That being said, we are still skeptical of the course ahead for this budget. The forces in Congress working against each other regarding funding levels, sequestration and reconciliation are significant and may lead to a continuing resolution (CR) to start the fiscal year on October 1. Then again, President Trump has also threatened to shut down the government if his funding requests are not met. And this does not include the pending debate over the debt ceiling. Hold on, it is going to be a ride to remember.

On the tax side, there has been no measurable progress on tax reform and if anything it seems the House leadership (Speaker Ryan and W&M Chairman Brady), Senate (Senator McConnell and Finance Chairman Hatch) and administration (Secretary Mnuchin) are growing further apart when it comes to payfors, deficit neutral reform, and tax reform versus tax cuts. All of this along with the shrinking legislative calendar (only 79 scheduled legislative days left in the House) make tax reform challenging to say the least. Still, it would be unwise to assume reform is unattainable as anything is possible in this environment and much depends on who gets to decide what qualifies as reform.

As for the LIHTC, members of the Tax Reform Working Group of the ACTION campaign have had a couple of meetings with senior Ways and Means committee staff and staff of the Joint Committee on Taxation to review our proposal for the LIHTC within tax reform. Much of the conversation has been centered on the staff understanding the affect lower rates will have on pricing and thus the need to compensate for such changes. We believe these conversations have been productive and will continue in conjunction with the tax reform effort.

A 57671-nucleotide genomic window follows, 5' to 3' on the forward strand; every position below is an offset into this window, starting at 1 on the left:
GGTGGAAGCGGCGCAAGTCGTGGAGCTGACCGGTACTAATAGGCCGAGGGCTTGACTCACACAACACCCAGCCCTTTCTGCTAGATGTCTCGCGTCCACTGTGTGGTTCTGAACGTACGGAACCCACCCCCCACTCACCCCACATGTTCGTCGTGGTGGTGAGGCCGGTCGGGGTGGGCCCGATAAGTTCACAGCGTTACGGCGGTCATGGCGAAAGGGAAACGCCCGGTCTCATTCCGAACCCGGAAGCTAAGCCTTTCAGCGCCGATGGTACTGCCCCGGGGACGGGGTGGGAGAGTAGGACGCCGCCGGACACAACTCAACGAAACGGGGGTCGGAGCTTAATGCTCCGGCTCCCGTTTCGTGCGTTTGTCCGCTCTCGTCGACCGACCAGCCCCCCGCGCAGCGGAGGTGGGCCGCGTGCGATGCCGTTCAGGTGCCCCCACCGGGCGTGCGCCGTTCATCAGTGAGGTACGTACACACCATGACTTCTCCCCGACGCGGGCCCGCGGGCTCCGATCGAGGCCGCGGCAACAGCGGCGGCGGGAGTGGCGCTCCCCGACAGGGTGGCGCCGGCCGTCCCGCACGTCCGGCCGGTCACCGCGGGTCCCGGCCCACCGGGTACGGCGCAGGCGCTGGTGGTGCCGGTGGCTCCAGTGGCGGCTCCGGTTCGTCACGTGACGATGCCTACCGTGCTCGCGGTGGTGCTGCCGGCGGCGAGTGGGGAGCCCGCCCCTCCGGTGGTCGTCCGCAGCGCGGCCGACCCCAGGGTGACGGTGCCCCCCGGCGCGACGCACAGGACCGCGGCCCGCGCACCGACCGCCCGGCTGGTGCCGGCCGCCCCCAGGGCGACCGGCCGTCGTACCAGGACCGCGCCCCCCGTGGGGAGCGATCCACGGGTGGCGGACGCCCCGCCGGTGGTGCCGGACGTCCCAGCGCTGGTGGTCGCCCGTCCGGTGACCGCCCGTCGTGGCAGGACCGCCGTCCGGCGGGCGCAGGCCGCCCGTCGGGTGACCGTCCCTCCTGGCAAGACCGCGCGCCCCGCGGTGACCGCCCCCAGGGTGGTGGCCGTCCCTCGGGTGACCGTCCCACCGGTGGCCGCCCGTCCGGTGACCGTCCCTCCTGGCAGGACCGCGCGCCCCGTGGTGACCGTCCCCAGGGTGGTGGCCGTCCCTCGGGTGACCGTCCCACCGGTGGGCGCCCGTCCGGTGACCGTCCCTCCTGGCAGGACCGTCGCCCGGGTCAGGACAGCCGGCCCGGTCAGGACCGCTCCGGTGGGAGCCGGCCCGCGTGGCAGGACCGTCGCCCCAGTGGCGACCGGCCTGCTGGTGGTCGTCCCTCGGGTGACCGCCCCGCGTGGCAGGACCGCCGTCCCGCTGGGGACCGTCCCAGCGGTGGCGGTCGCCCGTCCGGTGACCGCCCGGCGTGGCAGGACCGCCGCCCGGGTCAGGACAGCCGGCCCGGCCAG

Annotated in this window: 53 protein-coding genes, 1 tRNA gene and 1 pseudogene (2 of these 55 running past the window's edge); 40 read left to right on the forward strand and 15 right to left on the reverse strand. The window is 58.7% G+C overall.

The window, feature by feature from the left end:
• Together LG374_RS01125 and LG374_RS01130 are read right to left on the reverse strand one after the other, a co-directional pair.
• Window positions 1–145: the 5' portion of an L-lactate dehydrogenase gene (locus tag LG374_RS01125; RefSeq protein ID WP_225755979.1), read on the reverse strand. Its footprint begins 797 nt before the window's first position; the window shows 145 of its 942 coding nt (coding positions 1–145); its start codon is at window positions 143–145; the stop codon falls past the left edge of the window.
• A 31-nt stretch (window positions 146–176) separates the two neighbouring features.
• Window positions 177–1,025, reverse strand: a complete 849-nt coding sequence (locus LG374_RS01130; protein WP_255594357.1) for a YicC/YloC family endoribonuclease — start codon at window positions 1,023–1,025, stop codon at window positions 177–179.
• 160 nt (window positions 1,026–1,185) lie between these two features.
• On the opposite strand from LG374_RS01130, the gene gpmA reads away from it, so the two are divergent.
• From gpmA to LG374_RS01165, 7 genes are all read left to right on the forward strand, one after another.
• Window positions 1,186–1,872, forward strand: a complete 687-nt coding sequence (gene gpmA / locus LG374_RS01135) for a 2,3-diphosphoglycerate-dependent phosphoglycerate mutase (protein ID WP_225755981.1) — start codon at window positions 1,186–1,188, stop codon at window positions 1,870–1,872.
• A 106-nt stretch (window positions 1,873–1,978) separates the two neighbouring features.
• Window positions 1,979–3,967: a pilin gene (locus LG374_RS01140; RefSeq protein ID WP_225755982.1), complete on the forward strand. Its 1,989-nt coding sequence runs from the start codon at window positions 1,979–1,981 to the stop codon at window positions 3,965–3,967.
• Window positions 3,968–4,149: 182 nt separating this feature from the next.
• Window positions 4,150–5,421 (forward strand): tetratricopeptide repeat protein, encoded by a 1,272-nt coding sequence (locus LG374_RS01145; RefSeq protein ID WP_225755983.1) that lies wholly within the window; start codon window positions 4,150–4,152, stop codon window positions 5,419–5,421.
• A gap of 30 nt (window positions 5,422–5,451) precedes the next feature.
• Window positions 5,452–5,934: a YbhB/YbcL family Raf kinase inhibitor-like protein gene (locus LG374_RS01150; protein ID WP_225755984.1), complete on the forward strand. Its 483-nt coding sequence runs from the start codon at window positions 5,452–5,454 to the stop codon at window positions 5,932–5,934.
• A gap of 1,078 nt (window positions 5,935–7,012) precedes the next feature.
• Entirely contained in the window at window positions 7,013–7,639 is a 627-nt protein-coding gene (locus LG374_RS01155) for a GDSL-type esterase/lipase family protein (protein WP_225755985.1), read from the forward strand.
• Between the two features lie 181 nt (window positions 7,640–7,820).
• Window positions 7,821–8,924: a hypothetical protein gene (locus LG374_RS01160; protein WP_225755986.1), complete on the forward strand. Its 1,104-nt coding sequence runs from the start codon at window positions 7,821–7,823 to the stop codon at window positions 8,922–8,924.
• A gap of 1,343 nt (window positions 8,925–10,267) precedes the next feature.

Regarding the expansion legislation, our efforts are focused on securing more Republican cosponsors for the Cantwell/Hatch bill (S.548) and the Tiberi/Neal bill (H.R. 1661). Anything you can do to aid in this effort would be greatly appreciated.


Thank You.
Affordable Housing in the News

California's affordable housing crisis continues to be the focus of headlines across the state and through legislation at the Capitol. CHC Boardmember and Policy Chair Robin Hughes, CEO of Abode Communities, writes that after the Governor and legislators boldly took action to fix roads, "leaders must now prioritize Californians who live in their cars and are at risk of being forced into homelessness." Read her piece in the  Los Angeles Daily News. Meanwhile, the cost of housing is on the minds of Gen Xers and Baby Boomers as they plan for retirement. The Silicon Beat reports 42 percent of those surveyed by the AARP listed housing costs as an obstacle for saving for retirement. "Housing costs and retirement savings go hand-in-hand," states the report, titled "California Dreaming or California Struggling?" Finally, the  Los Angeles Daily News showed how much affordability can vary by neighboring counties. The report found just 29% of Los Angeles County households could afford to buy the county's median-priced home of $485,800 during the first quarter of 2017. For comparison, 52% of San Bernardino County residents could afford their county's median-priced home. 

CHC's 20th Anniversary

CHC's 20th Anniversary video offers  a look back to the founding of CHC and highlights two decades of  representing the development, building, financial, and public sectors united in their goal that every Californian has a safe, affordable place to call home.
 
20th Anniversary California Housing Consortium
20th Anniversary California Housing Consortium

Thank you to the sponsors of CHC's 20th Anniversary:


Is your CHC membership current? If you would like to join CHC or have questions on your membership, please contact Nancy Martin.  
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CHC is a non-partisan advocate for the production and preservation of housing affordable to low- and moderate-income Californians. We represent the development, building, financial, and public sectors united in their goal that every Californian has a safe, affordable place to call home.